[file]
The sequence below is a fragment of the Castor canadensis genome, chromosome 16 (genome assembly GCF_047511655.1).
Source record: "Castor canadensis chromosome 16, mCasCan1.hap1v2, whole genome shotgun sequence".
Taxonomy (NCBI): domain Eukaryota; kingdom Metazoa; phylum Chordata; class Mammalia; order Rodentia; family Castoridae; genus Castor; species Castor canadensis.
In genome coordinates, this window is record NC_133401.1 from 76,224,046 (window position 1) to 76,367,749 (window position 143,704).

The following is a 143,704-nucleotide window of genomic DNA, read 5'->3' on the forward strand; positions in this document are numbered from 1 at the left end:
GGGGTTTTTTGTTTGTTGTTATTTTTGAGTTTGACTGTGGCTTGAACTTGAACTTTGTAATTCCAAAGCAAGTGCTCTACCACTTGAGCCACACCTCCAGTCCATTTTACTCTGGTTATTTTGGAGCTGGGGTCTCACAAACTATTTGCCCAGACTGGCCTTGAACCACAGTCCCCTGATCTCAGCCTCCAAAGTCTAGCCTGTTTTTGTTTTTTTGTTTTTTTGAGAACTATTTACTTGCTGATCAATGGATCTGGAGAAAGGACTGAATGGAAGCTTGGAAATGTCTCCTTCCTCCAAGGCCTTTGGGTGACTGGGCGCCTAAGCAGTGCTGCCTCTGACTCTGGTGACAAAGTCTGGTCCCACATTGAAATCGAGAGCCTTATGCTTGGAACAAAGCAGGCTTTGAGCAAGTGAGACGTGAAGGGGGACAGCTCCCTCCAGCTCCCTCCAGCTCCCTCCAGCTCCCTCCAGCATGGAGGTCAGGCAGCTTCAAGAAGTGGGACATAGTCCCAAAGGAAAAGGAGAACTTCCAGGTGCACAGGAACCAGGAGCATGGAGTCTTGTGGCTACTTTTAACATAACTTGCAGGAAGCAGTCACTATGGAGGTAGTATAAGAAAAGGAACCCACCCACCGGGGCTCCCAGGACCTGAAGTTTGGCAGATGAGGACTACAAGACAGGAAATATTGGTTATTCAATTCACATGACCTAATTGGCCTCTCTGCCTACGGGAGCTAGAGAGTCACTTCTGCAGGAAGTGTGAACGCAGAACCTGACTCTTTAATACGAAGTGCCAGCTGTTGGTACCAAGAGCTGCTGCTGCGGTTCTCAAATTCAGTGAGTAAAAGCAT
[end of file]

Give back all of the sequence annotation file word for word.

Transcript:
The sequence below is a fragment of the Castor canadensis genome, chromosome 16 (genome assembly GCF_047511655.1).
Source record: "Castor canadensis chromosome 16, mCasCan1.hap1v2, whole genome shotgun sequence".
Taxonomy (NCBI): domain Eukaryota; kingdom Metazoa; phylum Chordata; class Mammalia; order Rodentia; family Castoridae; genus Castor; species Castor canadensis.
In genome coordinates, this window is record NC_133401.1 from 76,224,046 (window position 1) to 76,367,749 (window position 143,704).

The following is a 143,704-nucleotide window of genomic DNA, read 5'->3' on the forward strand; positions in this document are numbered from 1 at the left end:
GGGGTTTTTTGTTTGTTGTTATTTTTGAGTTTGACTGTGGCTTGAACTTGAACTTTGTAATTCCAAAGCAAGTGCTCTACCACTTGAGCCACACCTCCAGTCCATTTTACTCTGGTTATTTTGGAGCTGGGGTCTCACAAACTATTTGCCCAGACTGGCCTTGAACCACAGTCCCCTGATCTCAGCCTCCAAAGTCTAGCCTGTTTTTGTTTTTTTGTTTTTTTGAGAACTATTTACTTGCTGATCAATGGATCTGGAGAAAGGACTGAATGGAAGCTTGGAAATGTCTCCTTCCTCCAAGGCCTTTGGGTGACTGGGCGCCTAAGCAGTGCTGCCTCTGACTCTGGTGACAAAGTCTGGTCCCACATTGAAATCGAGAGCCTTATGCTTGGAACAAAGCAGGCTTTGAGCAAGTGAGACGTGAAGGGGGACAGCTCCCTCCAGCTCCCTCCAGCTCCCTCCAGCTCCCTCCAGCATGGAGGTCAGGCAGCTTCAAGAAGTGGGACATAGTCCCAAAGGAAAAGGAGAACTTCCAGGTGCACAGGAACCAGGAGCATGGAGTCTTGTGGCTACTTTTAACATAACTTGCAGGAAGCAGTCACTATGGAGGTAGTATAAGAAAAGGAACCCACCCACCGGGGCTCCCAGGACCTGAAGTTTGGCAGATGAGGACTACAAGACAGGAAATATTGGTTATTCAATTCACATGACCTAATTGGCCTCTCTGCCTACGGGAGCTAGAGAGTCACTTCTGCAGGAAGTGTGAACGCAGAACCTGACTCTTTAATACGAAGTGCCAGCTGTTGGTACCAAGAGCTGCTGCTGCGGTTCTCAAATTCAGTGAGTAAAAGCAT